Some intelligence and behavioral problems in young children may actually be caused by controversial fire retardant chemicals used in products that are supposed to protect kids, according to a new study presented at the Pediatric Academic Societies annual meeting.
Polybrominated diphenyl ethers (PBDEs) have mostly not been used in items like baby strollers, carpets and electronics in the U.S. since 2004 because of known health risks. However, since PBDEs are not very biodegradable, they may still exist in older products that people may have or continue to exist in the tissue of people who were exposed to the chemicals.
Prenatal exposure to PBDEs was associated to lower cognitive abilities at 5 and increased hyperactivity from 2 through 5 years old in the sample of 309 pregnant women and their children.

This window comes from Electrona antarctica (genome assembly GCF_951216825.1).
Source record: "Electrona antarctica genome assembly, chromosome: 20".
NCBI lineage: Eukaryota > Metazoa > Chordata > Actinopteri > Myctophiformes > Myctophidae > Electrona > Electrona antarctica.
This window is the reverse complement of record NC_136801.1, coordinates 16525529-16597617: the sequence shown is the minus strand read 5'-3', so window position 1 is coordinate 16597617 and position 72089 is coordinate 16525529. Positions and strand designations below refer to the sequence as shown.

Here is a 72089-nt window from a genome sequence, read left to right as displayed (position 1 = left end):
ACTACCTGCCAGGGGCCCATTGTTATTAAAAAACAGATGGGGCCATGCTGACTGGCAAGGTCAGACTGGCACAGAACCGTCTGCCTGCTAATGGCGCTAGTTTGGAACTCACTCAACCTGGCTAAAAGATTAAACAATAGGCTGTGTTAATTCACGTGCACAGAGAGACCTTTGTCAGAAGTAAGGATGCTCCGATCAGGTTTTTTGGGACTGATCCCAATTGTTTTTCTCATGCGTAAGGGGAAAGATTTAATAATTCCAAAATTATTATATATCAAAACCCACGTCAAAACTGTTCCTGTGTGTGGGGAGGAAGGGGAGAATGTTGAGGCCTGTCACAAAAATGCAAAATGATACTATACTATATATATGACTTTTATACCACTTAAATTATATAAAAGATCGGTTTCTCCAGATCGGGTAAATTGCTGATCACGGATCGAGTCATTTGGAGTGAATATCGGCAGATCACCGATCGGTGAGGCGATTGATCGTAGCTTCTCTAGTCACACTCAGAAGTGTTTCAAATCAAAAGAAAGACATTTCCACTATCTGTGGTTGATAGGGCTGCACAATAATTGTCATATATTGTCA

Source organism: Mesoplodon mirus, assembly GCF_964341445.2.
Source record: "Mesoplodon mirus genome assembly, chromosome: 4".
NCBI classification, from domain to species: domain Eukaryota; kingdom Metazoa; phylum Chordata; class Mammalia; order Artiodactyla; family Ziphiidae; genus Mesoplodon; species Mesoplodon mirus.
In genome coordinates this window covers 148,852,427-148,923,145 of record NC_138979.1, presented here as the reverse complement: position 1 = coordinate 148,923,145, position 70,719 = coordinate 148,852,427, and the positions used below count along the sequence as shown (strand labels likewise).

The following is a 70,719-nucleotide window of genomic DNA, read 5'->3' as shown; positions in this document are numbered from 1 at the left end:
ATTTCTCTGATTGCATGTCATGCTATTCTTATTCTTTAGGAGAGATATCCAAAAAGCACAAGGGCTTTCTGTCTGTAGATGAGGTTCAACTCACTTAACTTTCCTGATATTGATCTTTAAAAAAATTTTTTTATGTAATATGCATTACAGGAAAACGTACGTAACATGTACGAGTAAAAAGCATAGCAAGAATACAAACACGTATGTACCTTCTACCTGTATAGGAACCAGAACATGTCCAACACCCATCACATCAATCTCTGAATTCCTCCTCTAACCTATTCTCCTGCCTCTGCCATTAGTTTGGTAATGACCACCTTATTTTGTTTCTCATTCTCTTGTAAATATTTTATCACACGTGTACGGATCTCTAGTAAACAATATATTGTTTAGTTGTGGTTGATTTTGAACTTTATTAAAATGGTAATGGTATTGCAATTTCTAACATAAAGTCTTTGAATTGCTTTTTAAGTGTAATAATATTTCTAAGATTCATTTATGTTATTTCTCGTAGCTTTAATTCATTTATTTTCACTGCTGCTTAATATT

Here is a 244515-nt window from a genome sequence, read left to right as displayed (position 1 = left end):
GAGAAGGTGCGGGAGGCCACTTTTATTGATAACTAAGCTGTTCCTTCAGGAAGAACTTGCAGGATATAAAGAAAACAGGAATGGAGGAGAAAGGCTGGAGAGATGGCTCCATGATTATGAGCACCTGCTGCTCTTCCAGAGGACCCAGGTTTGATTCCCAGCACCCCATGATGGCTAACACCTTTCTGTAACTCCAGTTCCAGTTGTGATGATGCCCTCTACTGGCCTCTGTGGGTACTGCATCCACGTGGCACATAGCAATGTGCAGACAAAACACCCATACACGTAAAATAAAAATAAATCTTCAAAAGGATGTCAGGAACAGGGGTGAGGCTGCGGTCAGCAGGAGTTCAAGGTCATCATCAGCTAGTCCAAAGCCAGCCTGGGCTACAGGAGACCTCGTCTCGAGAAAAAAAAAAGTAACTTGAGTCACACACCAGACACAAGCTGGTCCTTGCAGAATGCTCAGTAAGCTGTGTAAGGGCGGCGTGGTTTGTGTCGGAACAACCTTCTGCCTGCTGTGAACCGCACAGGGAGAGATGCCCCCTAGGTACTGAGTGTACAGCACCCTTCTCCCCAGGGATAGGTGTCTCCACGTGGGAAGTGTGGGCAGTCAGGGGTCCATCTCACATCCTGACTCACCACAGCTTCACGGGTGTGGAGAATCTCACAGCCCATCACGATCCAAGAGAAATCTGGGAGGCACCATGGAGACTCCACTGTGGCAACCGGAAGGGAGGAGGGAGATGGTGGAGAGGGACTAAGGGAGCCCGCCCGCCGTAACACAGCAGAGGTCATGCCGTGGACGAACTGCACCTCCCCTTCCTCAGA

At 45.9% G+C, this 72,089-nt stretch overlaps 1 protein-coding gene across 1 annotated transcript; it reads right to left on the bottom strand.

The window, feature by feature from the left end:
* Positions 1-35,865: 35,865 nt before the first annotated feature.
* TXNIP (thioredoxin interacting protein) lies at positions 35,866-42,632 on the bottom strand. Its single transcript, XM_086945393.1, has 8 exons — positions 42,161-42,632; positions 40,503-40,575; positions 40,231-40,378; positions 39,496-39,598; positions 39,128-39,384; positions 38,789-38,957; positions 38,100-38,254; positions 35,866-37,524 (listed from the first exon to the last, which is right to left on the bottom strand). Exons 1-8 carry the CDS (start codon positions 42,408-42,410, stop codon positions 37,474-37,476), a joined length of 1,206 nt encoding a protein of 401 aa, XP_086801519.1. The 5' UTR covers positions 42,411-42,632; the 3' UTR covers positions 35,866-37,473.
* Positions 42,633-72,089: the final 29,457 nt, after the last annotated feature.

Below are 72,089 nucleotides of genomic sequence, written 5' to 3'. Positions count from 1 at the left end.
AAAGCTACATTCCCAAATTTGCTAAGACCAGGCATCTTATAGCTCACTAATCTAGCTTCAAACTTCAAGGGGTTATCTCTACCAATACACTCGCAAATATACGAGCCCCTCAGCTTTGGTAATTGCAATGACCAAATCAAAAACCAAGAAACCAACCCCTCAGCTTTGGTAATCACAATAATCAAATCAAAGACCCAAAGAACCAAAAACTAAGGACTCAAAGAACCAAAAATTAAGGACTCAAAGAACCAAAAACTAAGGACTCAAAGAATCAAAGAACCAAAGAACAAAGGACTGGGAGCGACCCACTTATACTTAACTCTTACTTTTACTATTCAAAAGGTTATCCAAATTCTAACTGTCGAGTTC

Each 10-fold increase in maternal exposure to the chemicals was linked to a four-point decrease in IQ scores which, while it might not seem like much in an individual, could have a big impact on the social interactions and overall economic stability if an entire population experiences this decrease.
“To reduce PDBEs in pregnant women, hand washing to reduce dust ingestion is important,” said Dr. Aimin Chen, assistant professor in the Department of Environmental health at University of Cincinnati College of Medicine. “Also reducing PBDEs in the indoor environment may help, such as replacing carpet padding or polyurethane foams that contain PBDEs.” Read the full story here:
Exposure to fire retardants during pregnancy linked to hyperactivity, lower IQ in kids
PBDEs have been known to pose risks since before 2004. Even though they are no longer sold for most products, pregnant women and mothers need to be careful when using products that were sold before 2004.
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